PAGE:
MORE TOP STORIES

Manhattan, real estate trends

  • By Dana Schulz
  • , September 18, 2018

Photo via WeWork

With 5.3 million square feet of office space, WeWork is officially Manhattan’s largest private office tenant. Last month, we reported that the co-working giant needed just 74,000 more square feet to take the title from JPMorgan Chase & Co., and with their new, 258,344-square-foot location at 21 Penn Plaza, their 50th in the borough (they have 60 in NYC total), they’ve now surpassed them. The news comes via a blog post by WeWork exec Granit Gjonbalaj, who credits the company’s “expertise” and the team’s “holistic nature” that has allowed them to “identify, build, and deliver new locations better and more quickly than a typical developer.”

Get the details

Brooklyn, infographic

  • By Michelle Cohen
  • , September 18, 2018

Through a $75,000 Urban Forestry Grant from the New York State Department of Environmental Conservation, Prospect Park Alliance recently surveyed about 12,000 of the park’s 30,000 trees. The survey provides a nuanced picture of the park’s ever-changing ecosystem and important insights into the economic, environmental and health benefits of “Brooklyn’s backyard.” You can view an interactive map of Prospect Park’s trees and their benefit to the community here; you can also examine the results on the Prospect Park TreeKeeper Interactive Map.

To the trees

Featured Story

Features, Upper West Side , Where I Work

  • By Devin Gannon
  • , September 18, 2018

Ben (left), Laura and Pete in their UWS store

Ten years ago, with $60,000 on hand and no factory, Laura O’Neill and Pete and Ben Van Leeuwen decided to operate an ice cream truck in New York City. Instead of using gum stabilizers and fillers, they wanted to make their ice cream with all-natural, pure ingredients. The trio, none of whom have a culinary background, started testing ice cream recipes in the kitchen of their shared Brooklyn apartment. Today, Van Leeuwen has grown into a multimillion-dollar, multi-city dessert empire with numerous trucks and brick-and-mortar stores throughout NYC and Los Angeles.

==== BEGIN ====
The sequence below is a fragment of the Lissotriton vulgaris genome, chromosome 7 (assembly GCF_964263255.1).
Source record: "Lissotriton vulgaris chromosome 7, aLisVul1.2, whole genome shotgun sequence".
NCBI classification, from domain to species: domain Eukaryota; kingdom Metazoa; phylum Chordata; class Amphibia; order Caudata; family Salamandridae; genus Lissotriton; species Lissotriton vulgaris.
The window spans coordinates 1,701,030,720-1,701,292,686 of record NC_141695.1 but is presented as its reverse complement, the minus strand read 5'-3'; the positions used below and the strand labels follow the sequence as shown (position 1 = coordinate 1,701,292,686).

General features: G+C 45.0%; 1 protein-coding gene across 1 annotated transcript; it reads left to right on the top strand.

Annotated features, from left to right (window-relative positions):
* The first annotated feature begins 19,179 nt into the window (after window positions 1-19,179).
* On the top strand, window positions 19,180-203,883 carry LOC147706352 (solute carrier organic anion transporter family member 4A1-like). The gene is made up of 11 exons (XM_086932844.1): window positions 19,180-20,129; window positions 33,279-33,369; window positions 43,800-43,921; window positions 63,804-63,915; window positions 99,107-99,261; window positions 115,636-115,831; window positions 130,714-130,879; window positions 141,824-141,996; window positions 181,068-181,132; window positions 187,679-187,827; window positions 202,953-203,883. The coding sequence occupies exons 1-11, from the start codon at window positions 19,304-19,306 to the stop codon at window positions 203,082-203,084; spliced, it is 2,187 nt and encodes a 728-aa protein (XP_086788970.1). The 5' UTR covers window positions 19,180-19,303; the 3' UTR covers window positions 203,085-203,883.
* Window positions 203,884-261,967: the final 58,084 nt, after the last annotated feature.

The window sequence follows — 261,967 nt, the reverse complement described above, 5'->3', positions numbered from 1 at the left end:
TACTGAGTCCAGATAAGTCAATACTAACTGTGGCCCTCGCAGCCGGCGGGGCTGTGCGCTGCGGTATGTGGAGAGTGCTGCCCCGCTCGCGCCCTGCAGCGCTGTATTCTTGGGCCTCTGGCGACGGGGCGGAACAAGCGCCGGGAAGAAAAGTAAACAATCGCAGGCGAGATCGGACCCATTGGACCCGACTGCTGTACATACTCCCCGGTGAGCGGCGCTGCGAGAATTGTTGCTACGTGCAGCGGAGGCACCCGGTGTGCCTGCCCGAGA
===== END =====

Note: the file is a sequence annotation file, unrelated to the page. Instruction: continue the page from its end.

Van Leeuwen remains known for its rich and delicious vegan flavors, which hit their menu about five years ago. With a formula of raw cashews, extra virgin coconut oil, pure cocoa butter, coconut cream, and organic cane sugar, the ice cream is beloved by vegans and non-vegans. “It’s not just good vegan ice cream–it’s incredible ice cream that happens to be vegan,” Laura told us. Pete, Ben, and Laura recently gave us a tour of one of their new NYC stores, a small pastel-painted shop on the Upper West Side. Ahead, hear from Laura about Van Leeuwen’s humble start in Brooklyn, the decision-making-process behind new flavors, and plans to expand even further.

Read the sweet background here

affordable housing, New Developments, Queens

  • By Michelle Cohen
  • , September 18, 2018